Become an informed Catholic. Click here to join the fight.
The Incarnation of Christ is spoken of in John 1:1,14 which reads, "In the beginning was the Word, and the Word was with God, and the Word was God. ... And the Word was made Flesh, and dwelt among us."
The divine Second Person of the Blessed Trinity, Jesus, assumed a sinless human nature in the womb of Mary with no change to His divine personhood. He is from all eternity the divine Son of God the Father, who 2,000 years ago became the son of Mary when He took on a spotless soul and a sinless body in her womb.
This divine act that began the redemption of sinful man followed the Annunciation commemorated by Catholics on March 25. In Luke 1:31,35 the angel Gabriel announced to Mary, "Behold thou shalt conceive in thy womb, and shalt bring forth a Son, and thou shalt call His name Jesus. ... The Holy Ghost shall come upon thee, and the power of the most High shall overshadow thee. And therefore also the Holy which shall be born of thee shall be called the Son of God."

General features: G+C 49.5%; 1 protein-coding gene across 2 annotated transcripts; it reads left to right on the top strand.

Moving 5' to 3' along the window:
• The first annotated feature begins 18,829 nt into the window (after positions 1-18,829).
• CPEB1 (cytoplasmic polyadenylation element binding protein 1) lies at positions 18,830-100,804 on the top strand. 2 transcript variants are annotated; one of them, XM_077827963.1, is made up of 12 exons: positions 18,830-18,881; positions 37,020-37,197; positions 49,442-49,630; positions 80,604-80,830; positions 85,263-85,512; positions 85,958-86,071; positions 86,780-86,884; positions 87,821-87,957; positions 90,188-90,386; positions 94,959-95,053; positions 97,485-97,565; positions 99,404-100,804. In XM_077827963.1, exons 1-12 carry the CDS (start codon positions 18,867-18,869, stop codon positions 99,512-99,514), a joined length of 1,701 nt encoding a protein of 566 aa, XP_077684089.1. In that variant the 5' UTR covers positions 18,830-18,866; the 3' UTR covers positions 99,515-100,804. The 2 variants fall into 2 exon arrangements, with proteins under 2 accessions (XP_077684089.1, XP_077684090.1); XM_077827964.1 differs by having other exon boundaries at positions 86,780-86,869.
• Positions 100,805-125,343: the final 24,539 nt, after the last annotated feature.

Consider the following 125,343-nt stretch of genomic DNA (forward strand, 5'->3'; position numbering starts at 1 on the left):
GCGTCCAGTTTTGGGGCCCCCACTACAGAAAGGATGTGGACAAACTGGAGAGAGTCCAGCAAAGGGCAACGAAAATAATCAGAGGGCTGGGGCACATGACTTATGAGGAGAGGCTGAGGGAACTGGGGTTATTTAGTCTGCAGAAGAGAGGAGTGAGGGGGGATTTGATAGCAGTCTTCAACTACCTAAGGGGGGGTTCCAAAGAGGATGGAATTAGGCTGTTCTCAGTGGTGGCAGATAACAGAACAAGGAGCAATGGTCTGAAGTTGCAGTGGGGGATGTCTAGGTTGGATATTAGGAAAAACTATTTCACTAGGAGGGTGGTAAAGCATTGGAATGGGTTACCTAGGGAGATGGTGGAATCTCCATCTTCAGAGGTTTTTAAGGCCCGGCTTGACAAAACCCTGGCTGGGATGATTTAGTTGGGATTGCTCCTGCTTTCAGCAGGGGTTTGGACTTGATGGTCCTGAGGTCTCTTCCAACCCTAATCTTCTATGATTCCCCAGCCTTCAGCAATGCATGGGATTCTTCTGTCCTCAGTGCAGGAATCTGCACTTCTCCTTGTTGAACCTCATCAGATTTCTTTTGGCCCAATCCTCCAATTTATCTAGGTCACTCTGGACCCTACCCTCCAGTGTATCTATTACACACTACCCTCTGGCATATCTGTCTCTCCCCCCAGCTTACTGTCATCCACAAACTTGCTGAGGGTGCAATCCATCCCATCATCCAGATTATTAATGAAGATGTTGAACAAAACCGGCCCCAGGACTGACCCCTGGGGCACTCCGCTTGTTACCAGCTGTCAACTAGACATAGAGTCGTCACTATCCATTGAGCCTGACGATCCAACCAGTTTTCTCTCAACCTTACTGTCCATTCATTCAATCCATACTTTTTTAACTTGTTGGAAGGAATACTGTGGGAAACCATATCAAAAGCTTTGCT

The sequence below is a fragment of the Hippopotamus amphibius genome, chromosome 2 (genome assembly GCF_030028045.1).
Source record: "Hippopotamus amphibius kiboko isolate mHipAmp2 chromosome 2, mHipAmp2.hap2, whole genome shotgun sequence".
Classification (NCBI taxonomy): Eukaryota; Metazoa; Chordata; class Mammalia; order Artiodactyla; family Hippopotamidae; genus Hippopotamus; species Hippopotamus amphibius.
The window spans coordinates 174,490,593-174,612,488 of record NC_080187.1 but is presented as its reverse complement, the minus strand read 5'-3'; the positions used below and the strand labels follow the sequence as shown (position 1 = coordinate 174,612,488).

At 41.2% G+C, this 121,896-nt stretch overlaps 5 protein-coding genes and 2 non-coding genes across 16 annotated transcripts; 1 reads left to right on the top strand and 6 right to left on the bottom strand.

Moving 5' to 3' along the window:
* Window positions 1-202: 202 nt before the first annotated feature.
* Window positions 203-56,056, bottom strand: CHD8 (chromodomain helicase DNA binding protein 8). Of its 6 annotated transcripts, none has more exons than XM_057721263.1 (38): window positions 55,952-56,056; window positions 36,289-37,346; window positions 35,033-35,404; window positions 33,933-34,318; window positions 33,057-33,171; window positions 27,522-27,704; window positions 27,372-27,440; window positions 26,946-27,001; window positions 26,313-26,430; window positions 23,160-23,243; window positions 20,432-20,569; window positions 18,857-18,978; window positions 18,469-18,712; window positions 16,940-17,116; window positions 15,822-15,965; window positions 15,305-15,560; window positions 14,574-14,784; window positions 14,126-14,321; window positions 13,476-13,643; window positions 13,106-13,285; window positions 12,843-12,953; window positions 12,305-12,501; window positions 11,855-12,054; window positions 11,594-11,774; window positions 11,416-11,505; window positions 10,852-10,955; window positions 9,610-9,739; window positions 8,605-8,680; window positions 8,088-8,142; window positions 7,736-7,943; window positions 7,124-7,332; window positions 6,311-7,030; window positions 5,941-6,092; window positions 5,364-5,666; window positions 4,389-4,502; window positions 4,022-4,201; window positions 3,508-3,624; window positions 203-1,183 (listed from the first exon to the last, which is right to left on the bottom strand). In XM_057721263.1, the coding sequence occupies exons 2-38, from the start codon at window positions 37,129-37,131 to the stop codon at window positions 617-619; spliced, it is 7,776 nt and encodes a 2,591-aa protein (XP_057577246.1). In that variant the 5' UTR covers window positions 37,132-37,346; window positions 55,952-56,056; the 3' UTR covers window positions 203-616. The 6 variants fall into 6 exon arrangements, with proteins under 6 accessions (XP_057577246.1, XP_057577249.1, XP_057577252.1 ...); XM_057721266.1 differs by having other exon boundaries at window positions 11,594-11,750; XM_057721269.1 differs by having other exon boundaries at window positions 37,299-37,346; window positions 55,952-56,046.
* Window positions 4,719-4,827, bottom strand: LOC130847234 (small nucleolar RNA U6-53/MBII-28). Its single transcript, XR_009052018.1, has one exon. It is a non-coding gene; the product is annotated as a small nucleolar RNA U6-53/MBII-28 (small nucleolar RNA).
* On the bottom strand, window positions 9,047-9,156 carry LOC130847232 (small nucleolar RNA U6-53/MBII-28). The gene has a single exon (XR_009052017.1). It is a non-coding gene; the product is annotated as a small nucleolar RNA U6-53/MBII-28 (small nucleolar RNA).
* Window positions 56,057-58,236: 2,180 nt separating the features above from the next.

The term used by the Catholic Church for this union of divine and human natures in the one person of Christ is called the hypostatic union. In Christ, there's one "who" and two "whats." This union is called substantial as distinguished from a merely accidental union, which describes the indwelling of the Holy Spirit within a soul in the state of sanctifying grace. A type of substantial union spoken of by Church Fathers to analogously describe Christ's hypostatic union is the union of an immaterial soul with a material body at conception.
Christ remained the same divine Person after His incarnation. While retaining His divine will He assumed an untainted human will, which was always in perfect conformity with His divine will. In a similar way, Christ retained His omniscient, divine intellect and assumed a human intellect that beheld all created things in the beatific vision.
Explore this mysterious hallmark of Christianity in season one of Armor of God—The Incarnation.